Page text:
Historic Coventry Trust Projects Shortlisted for Planning Award

The Historic Coventry 2021 Programme has been shortlisted in the 2022 Planning Awards’ best use of heritage in placemaking category. The initiative being delivered by Historic Coventry Trust in partnership with Coventry City Council has accelerated plans to restore the city’s heritage to celebrate the year as UK City of Culture.

The programme will be competing against individual projects at Rugby Radio Station, Battersea Power Station and the Horlicks Quarter in Slough at the awards ceremony which will take place at the Mermaid Theatre in London on Thursday, June 9.

The Historic Coventry 2021 Programme for the Planning Awards focuses on a series of restoration projects which were completed in 2021/22.

These include:

  • The restoration of Burges and Hales Street as the Government’s national demonstrator project for its High Streets Heritage Action Zone programme
  • The Grade I listed and Scheduled Monument at The Charterhouse which includes some of the most important medieval and Elizabethan art in the country, 400m of monastic walls, coach house and extensive gardens
  • The two remaining city gates and surviving section of city wall dating from 1385-1440
  • Joseph Paxton’s Arboretum Cemetery at London Road which opened in 1847 and is one of the top five cemeteries in the UK which is listed Grade I as well as the restoration of the Grade II listed Anglican Chapel
  • The timber-framed Lychgate Cottages in Priory Row dating from 1415 and the only remaining buildings from the Benedictine cathedral precinct of St Mary (Grade II*)
  • The Guild Hall of the Coventry Drapers, the city’s finest Regency building, built as performance rooms from 1832 onwards with remarkably intact original interiors (Grade II*)

Ian Harrabin, chairman of Historic Coventry Trust, said it was wonderful to be shortlisted for the national awards for reuse of heritage, which reflected recognition that these largely forgotten buildings have such an important part to play in the city’s economy.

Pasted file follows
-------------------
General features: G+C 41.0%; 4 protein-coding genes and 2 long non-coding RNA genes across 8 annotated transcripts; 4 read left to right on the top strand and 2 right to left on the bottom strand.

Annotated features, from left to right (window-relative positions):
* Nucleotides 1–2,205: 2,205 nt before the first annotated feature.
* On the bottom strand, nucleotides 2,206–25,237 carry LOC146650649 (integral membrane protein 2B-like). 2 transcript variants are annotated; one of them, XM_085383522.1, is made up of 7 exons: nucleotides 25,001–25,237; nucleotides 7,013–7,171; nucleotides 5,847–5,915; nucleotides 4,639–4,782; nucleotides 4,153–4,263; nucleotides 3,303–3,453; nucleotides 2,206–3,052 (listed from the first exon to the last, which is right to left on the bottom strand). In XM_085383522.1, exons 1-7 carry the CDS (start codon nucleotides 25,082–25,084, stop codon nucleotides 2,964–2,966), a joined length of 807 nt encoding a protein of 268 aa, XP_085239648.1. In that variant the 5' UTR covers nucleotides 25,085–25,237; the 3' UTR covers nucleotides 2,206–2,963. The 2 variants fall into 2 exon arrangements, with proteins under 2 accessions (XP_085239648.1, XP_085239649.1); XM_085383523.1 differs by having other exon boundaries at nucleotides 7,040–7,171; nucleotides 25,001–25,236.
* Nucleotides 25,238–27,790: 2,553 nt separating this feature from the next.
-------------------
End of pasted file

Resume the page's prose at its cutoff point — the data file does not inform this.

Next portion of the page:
He said: “The trust was initially set up to restore Charterhouse, but we recognised that there was so much more that could be done to capitalise on UK City of Culture and boost the visitor economy.

“This is an extraordinary programme of restoration and reinvention with the partnership delivering multiple projects at the same time and raising over £28 million in funding.

“Historic Coventry Trust has been creative in bringing new use to old buildings, with a balance of income generating properties sustaining those with a more social or community focus.

“The High Street Demonstrator project at The Burges has totally transformed 21 retail properties in this run-down medieval street on the edge of the city centre and has sparked planned private investment on two adjoining sites of £15 million, creating 80 flats.

“Drapers’ Hall has been restored as the home for music education for schoolchildren with an outstanding music performance, and community and business venue operated by Historic Coventry Trust.

“Together The Charterhouse and Cemetery will be an exceptional visitor attraction to boost the tourist economy but will also create an outstanding community resource with 70 acres of woodland, wetland, parks and gardens and a new restaurant and café will bring Michelin-star dining to the city. The chapel is multi-use from community events to music performances and film screenings.

“The Gates and Cottages are special visitor accommodation to boost the high-end visitor economy and changing image of Coventry.

“Our entrepreneurial model is seen as a partnership blueprint for how heritage charities can play their part in the re-imagining of places, and the programme was recently cited as best practice in the Government’s Levelling Up White Paper.”

The award citation states: “This is an extraordinary programme of restoration and reinvention, with delivery of multiple projects in parallel to capitalise on the spotlight of UK City of Culture. Led by Historic Coventry Trust, an energetic and entrepreneurial charity that 3 years ago had no paid staff, in real and close partnership with the council and Governmental bodies. The Trust’s model is seen as a partnership blueprint for how heritage charities can play their part in the reimagining of place. The programme was recently cited as best practice in the Levelling Up White Paper and its replication forms part of WMCA Mayor’s manifesto.”

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